Monday, December 7, 2009

The Ocean Biome

Abe V Rotor

Atoll, acrylic painting AVR 1995

Coral Reef, detail of mural at SPUQC, AVR 2000

UST students in phycology, study of seaweeds, Bacnotan, La Union

Abe V Rotor

Scientists today believe that eighty percent of the world’s species of organisms are found in the sea. One can imagine the vastness of the oceans as their habitat – four kilometers deep on the average (12 km at the deepest, Mariana Trench and Philippine Deep), covering 78 percent of the surface of the earth. Young people create scenarios of Jules Verne’s, “Ten Thousand Leagues Under the Sea,” such as the diorama shown here, imagining man’s futuristic exploration in the deep led by Captain Nemo, the idealistic but ruthless scientist. Such scenarios are no longer fantasy today – they are scenes captured by the camera and other modern tools of research.

Latest development

An international team of scientists has discovered 17,000 species living in darkness some three miles beneath the surface of the world's oceans. Scientists believe there are thousands more species yet to be discovered. Among the bottom dwellers discovered are Enypnioastes - a species of transparent sea cucumber that feed on sediments on the ocean floor; Neocyema, rare fish, elongated and orange in color found in the Atlantic Ocean; Dumbo, a six-foot octopus; and Copepods, almost microscopic crustaceans sub-species of freshwater species. (Time, December 17-09)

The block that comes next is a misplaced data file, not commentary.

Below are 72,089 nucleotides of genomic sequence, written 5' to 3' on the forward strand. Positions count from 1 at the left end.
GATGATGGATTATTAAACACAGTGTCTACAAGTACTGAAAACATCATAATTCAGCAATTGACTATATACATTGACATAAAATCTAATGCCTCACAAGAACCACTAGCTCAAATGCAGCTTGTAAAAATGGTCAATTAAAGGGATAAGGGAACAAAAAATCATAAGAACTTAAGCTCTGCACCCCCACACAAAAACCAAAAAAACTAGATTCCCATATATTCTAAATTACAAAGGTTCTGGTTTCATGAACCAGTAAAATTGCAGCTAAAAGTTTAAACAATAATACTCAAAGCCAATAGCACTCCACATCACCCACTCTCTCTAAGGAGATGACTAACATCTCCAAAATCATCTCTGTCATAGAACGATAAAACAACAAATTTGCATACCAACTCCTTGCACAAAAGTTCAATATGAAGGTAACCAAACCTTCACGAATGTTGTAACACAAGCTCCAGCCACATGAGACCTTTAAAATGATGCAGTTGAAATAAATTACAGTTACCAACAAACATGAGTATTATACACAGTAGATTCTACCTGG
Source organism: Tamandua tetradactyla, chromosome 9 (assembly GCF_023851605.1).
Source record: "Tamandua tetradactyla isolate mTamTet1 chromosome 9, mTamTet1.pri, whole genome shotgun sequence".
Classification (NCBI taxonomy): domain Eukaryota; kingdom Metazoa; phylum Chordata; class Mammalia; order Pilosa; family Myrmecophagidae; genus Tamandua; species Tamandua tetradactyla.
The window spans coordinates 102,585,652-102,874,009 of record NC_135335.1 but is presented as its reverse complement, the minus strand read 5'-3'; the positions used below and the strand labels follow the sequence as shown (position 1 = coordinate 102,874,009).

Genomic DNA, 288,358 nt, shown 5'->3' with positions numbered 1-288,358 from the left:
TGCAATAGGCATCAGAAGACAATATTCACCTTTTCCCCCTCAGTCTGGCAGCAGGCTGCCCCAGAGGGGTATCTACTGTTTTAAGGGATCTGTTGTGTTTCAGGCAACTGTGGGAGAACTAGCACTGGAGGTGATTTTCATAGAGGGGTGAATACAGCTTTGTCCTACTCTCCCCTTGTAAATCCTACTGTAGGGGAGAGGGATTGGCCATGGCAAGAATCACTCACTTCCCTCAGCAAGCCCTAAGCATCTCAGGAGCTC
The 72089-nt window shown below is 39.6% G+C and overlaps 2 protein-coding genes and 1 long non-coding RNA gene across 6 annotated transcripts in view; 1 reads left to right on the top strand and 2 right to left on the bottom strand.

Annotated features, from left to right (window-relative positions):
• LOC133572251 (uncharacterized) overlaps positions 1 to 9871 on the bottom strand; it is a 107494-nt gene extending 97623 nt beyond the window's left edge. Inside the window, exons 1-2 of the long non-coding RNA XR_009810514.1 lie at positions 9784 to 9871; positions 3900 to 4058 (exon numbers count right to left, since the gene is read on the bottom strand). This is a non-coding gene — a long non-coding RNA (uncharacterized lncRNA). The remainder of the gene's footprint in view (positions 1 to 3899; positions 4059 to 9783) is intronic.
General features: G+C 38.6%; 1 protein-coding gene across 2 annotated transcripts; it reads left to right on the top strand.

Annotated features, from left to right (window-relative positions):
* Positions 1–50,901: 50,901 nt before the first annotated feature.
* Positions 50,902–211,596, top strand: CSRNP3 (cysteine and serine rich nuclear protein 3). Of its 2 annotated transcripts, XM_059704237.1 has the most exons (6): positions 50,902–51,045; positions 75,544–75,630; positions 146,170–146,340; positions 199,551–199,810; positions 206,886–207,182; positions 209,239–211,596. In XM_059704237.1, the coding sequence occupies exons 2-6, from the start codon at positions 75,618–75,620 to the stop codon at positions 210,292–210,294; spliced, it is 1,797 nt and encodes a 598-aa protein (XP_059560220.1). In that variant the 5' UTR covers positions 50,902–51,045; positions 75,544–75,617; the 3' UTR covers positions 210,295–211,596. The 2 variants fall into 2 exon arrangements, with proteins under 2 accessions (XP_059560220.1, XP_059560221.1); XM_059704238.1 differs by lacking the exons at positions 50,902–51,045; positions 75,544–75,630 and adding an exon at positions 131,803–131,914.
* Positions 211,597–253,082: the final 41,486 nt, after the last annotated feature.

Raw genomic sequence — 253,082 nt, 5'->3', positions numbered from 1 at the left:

Our concern on the ocean biome is not one of exploration alone, but conservation, for our oceans, limitless as they seem, are facing the same threats of pollution and other abuses man is inflicting on land and air. The sea is man’s last frontier. Let us give it a chance.~

Miniature diorama of a tropical coral reef, SPUQC Museum

Living with Nature 3, AVR

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